The series is one part spy-fi, one part private eye, and one part crime drama. Each week, McCall is contacted by someone in need and he responds, charging no fee (he is independently well off, thanks to information gained in his spy days, which allows him to make shrewd investments). Occasionally, he finds his services required by his old masters, via his former boss (and friend) Control. On other occasions, he uses his relationship with control to gain access to agents and resources of "the Agency" to aid in his mission.

The series makes great use of New York location shooting, while also creating an edgy visual style. Shadows are frequently used and the series plays upon urban fears, with various predators menacing his clients. It mixes high class living with squalid apartments and empty warehouse.

Edward Woodward is excellent as McCall, with the character's desire to bring justice and peace giving him ample opportunity to orate. McCall uses powerful speeches as much as powerful handguns. Woodward is at his best when he is raging against something, though he also excels at the quiet moments. He gives the character a well- rounded feel, aided by great writing, which emphasizes McCall's flaws as much as his virtues. McCall's calling has made him a poor father and he often uses guilt to attain favors from Control, yet rants when Control asks him to return the favor.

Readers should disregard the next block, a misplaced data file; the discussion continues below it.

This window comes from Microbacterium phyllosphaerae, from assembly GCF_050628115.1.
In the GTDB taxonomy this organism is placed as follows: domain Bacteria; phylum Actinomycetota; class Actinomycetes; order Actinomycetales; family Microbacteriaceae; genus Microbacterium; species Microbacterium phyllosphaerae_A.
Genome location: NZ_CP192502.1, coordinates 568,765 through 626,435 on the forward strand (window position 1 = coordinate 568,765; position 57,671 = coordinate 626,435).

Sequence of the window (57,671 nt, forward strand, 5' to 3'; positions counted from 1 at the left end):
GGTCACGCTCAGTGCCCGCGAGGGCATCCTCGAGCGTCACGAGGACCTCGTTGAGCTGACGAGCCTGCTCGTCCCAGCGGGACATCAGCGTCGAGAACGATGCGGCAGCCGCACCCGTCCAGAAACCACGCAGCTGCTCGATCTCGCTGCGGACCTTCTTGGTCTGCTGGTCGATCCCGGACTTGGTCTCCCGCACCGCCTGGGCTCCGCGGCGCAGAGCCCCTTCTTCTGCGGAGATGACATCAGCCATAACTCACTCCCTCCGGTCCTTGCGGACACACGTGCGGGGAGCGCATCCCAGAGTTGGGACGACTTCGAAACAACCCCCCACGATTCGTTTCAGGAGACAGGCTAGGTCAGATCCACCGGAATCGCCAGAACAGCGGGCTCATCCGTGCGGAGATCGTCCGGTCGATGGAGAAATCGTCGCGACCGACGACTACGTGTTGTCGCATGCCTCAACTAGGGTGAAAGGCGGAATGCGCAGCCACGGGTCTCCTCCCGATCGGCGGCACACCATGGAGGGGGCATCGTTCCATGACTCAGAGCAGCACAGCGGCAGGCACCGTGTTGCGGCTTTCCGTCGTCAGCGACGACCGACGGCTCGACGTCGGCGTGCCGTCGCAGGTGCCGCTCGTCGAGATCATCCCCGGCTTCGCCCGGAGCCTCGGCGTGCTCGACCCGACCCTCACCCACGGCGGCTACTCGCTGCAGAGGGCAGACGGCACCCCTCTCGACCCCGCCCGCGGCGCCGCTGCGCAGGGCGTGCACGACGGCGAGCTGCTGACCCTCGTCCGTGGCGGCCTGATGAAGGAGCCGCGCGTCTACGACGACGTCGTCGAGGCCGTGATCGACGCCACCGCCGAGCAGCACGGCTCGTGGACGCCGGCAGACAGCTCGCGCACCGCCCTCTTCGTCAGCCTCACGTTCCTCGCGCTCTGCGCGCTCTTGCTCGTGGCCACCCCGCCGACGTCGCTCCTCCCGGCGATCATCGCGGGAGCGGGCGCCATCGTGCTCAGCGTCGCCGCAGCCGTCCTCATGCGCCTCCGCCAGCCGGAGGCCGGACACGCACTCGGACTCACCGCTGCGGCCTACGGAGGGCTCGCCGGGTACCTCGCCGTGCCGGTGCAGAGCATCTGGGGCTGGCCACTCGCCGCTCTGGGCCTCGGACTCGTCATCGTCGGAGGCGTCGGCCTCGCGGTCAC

Apart from the hair and some of the clothes, the one element of the series that scream "the 80s" is the music from Stewart Copeland, the drummer for The Police. Copeland created the synth-heavy sound of the series, from the iconic opening theme, to the incidental music used throughout (again, heavy on synth and drums). However, it is such a part of the show that it never really seems archaic. The same could not be said with the music Copeland created for the Babylon 5 pilot movie ("The Gathering").

The series is filled with great guest actors, many of whom would go on to bigger things, like Vincent D'Onofrio, Kevin Spacey, Christian Slater, and others, while also making great use of classic actors like Robert Lansing (Gary 7, on Star Trek), Ron Neal (Superfly), Robert Mitchum, and Richard Jordan. It made great use of outstanding characters actors, drawn in, no doubt, by the quality writing.

This is a series worth watching and owning on home video. It was a stylish piece of TV, with great characters and excellent writing, and top notch performances.

Sequel That Helped Launch a Living Legend, 13 November 2014

*** This review may contain spoilers ***

This series was a sequel to the original Tiger Mask cartoon(and manga) and coincided with the debut of Satoru Sayama as the living Tiger Mask. New Japan Pro Wrestling licensed the character and put Sayam into the role. Sayama had extensive experience around the globe, wrestling in Mexico and the UK and incorporating elements of those styles into his matches. He debuted three days after the first broadcast of the new cartoon, complete with the same costume, facing Dynamite Kid, who he would go on to defeat for the WWF Jr. Heavyweight Championship, while also holding the NWA Jr. Heavyweight Championship. That popularity would outshine the cartoon.

The cartoon itself is typical of anime of the period, setting it apart from the more stylistic original cartoon. The original cartoon had more in common with Ikki Kajiwara's manga, with a "shetchier" style to it.